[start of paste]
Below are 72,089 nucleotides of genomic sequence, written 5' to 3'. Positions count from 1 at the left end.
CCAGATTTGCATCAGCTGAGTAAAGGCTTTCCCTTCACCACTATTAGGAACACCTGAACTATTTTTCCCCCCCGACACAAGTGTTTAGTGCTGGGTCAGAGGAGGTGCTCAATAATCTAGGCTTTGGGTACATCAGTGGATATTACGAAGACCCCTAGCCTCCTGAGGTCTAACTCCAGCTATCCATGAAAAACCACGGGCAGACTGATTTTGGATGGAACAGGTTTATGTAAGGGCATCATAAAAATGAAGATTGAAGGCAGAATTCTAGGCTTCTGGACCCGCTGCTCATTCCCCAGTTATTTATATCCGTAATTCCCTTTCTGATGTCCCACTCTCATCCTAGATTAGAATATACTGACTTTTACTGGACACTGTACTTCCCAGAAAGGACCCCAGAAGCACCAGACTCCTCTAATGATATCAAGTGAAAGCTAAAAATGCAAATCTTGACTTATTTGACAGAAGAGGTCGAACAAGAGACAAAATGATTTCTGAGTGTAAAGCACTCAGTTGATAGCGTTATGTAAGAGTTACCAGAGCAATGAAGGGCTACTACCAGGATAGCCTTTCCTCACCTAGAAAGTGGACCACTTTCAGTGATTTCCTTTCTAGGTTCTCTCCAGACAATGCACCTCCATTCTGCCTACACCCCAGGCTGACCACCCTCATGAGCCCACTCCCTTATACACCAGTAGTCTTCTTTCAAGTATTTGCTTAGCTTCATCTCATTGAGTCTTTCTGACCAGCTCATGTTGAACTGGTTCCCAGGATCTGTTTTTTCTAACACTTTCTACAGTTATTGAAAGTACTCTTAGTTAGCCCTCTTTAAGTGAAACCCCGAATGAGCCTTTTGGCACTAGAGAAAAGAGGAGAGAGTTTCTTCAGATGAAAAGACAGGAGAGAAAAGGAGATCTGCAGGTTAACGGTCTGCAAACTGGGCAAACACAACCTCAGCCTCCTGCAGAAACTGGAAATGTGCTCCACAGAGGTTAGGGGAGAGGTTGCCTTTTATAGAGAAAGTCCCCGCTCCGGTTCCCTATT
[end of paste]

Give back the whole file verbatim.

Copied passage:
Below are 72,089 nucleotides of genomic sequence, written 5' to 3'. Positions count from 1 at the left end.
CCAGATTTGCATCAGCTGAGTAAAGGCTTTCCCTTCACCACTATTAGGAACACCTGAACTATTTTTCCCCCCCGACACAAGTGTTTAGTGCTGGGTCAGAGGAGGTGCTCAATAATCTAGGCTTTGGGTACATCAGTGGATATTACGAAGACCCCTAGCCTCCTGAGGTCTAACTCCAGCTATCCATGAAAAACCACGGGCAGACTGATTTTGGATGGAACAGGTTTATGTAAGGGCATCATAAAAATGAAGATTGAAGGCAGAATTCTAGGCTTCTGGACCCGCTGCTCATTCCCCAGTTATTTATATCCGTAATTCCCTTTCTGATGTCCCACTCTCATCCTAGATTAGAATATACTGACTTTTACTGGACACTGTACTTCCCAGAAAGGACCCCAGAAGCACCAGACTCCTCTAATGATATCAAGTGAAAGCTAAAAATGCAAATCTTGACTTATTTGACAGAAGAGGTCGAACAAGAGACAAAATGATTTCTGAGTGTAAAGCACTCAGTTGATAGCGTTATGTAAGAGTTACCAGAGCAATGAAGGGCTACTACCAGGATAGCCTTTCCTCACCTAGAAAGTGGACCACTTTCAGTGATTTCCTTTCTAGGTTCTCTCCAGACAATGCACCTCCATTCTGCCTACACCCCAGGCTGACCACCCTCATGAGCCCACTCCCTTATACACCAGTAGTCTTCTTTCAAGTATTTGCTTAGCTTCATCTCATTGAGTCTTTCTGACCAGCTCATGTTGAACTGGTTCCCAGGATCTGTTTTTTCTAACACTTTCTACAGTTATTGAAAGTACTCTTAGTTAGCCCTCTTTAAGTGAAACCCCGAATGAGCCTTTTGGCACTAGAGAAAAGAGGAGAGAGTTTCTTCAGATGAAAAGACAGGAGAGAAAAGGAGATCTGCAGGTTAACGGTCTGCAAACTGGGCAAACACAACCTCAGCCTCCTGCAGAAACTGGAAATGTGCTCCACAGAGGTTAGGGGAGAGGTTGCCTTTTATAGAGAAAGTCCCCGCTCCGGTTCCCTATT